The city had additional access through other local officials who have longstanding national reputations in their fields, particularly in Democratic circles. For example, Marion Pines, the head of Baltimore's manpower program, has been nationally known in the job training field since the Johnson administration, and was invited to the White House as an adviser when Carter's aides were divising new urban programs.
Baltimore's bonds with the White House were especially evident at one of the farewell White House dinnners that Carter and his wife, Rosalynn, gave earlier this month for close associates. Schaefer, one of the honored guests, was greeted by Carter with a hearty handclasp and the salutation: "There's my favorite mayor." He was seated beside the First Lady.
By contrast, Schaefer did not make the much longer guest list at Reagan's inaugural festivities, even though New York Mayor Ed Kock -- who, in a controversial move during the campaign, invited then-candidate Reagan to his city -- was included.
Around Baltimore City Hall, Schaefer's top aides make light of Carter's "favorite mayor" remark. "I bet he said that to all the mayors," one aide said. But the legacy of the Carter administration's urban policy in Baltimore is undeninable. Several buildings stand out of the city's skyline as clear signs of projects that probably would not have been started if the federal government had not stepped in at cruicial moments in the last four years.
Downtown, there is the Hyatt Regency hotel, the foundation of the city's acclaimed "harborplace" development, funded in part by a $10-million federal grant that was one of the first awarded under Carter's Urban Development Action Grant program (UDAG), which was created in 1978 to stimulate private development projects by helping to pay for necessary municipal improvements and other development costs.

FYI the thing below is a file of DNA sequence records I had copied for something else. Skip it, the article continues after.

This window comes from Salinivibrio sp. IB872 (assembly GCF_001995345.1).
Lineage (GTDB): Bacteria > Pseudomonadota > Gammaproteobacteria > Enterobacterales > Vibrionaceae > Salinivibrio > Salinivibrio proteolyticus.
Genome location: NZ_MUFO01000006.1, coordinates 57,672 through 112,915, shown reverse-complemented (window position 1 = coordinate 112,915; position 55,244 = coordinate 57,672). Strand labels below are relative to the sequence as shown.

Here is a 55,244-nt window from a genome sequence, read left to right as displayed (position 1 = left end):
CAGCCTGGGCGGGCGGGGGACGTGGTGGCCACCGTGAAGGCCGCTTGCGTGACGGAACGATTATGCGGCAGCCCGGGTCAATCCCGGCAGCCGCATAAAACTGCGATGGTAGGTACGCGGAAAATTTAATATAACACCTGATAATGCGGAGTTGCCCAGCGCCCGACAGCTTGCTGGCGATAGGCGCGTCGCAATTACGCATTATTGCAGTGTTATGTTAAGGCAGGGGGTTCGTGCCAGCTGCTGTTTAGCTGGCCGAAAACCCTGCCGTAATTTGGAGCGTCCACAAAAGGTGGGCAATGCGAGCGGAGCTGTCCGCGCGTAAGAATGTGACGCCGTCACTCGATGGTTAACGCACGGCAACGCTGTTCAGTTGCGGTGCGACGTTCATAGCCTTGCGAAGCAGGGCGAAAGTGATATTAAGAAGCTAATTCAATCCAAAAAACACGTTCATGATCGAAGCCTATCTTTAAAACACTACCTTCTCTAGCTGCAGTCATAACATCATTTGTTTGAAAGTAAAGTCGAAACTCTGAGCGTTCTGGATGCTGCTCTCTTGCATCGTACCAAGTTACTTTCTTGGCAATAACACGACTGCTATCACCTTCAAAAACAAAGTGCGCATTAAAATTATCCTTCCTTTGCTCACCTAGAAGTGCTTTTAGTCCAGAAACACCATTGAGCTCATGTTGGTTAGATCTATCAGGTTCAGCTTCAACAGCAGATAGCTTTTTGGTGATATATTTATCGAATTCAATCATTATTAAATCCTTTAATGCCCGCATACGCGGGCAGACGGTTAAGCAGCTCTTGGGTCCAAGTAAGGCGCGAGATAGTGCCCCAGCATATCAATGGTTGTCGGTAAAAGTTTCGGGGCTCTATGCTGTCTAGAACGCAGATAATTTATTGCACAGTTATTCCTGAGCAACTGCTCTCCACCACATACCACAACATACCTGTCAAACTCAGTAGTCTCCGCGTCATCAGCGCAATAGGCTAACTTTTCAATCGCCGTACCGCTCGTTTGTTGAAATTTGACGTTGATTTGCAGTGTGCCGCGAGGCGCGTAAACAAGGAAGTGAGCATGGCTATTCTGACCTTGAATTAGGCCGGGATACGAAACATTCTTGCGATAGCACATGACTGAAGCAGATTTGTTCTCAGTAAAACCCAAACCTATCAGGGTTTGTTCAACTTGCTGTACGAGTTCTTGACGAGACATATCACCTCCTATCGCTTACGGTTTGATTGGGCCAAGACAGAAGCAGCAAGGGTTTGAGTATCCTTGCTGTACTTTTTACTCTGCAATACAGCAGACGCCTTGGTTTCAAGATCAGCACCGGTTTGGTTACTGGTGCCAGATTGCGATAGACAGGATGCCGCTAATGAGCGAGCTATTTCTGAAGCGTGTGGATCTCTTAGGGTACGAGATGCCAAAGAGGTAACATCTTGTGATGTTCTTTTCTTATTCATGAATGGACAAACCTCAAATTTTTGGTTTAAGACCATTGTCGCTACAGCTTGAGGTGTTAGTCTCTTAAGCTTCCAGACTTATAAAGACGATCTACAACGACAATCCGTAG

Around the city's harbor, buildozers can be seen beginning construction on the $600-million Fort McHenry interstate highway tunnel that the Carter administration allocated $400 million for, including $100 million out of the $500 million in discretionary funds the Department of Transportation had to distribute nationwide; and boards can be found covering downtown intersections where federal funds are paying 80 percent of the cost of Baltimore's new subway, now scheduled to open next year.
There is the city's new World Trade Center, which was helped along by a $3.5-million federal grant for a parking garage and pedestrain bridges; and its General Motors plant, which was able to revamp for the production of small cars and avoid laying off workers with a $9.1-million dose of Carter dollars.
Much of the money that funded these projects and new industrial parks, arts programs, and youth training centers elsewhere in the city was not even the standard largesse of federal departments to the cities. Baltimore got hundreds of millions in special, discretionary grants allocated by cabinet secretaries to a selected list of mayors; or won the right to host model versions of new federal programs, like the youth employment initiatives program that last year gave the city millions to train disadvantaged youths.
And even in mainline federal programs like UDAG, Baltimore was near the top of the funding list. By the end of the Carter administration, the city had gotten well over $40 million in such grants -- including four contracts worth some $2.8 million just days before Carter left office -- and ranked fourth in the list of cities receiving these funds.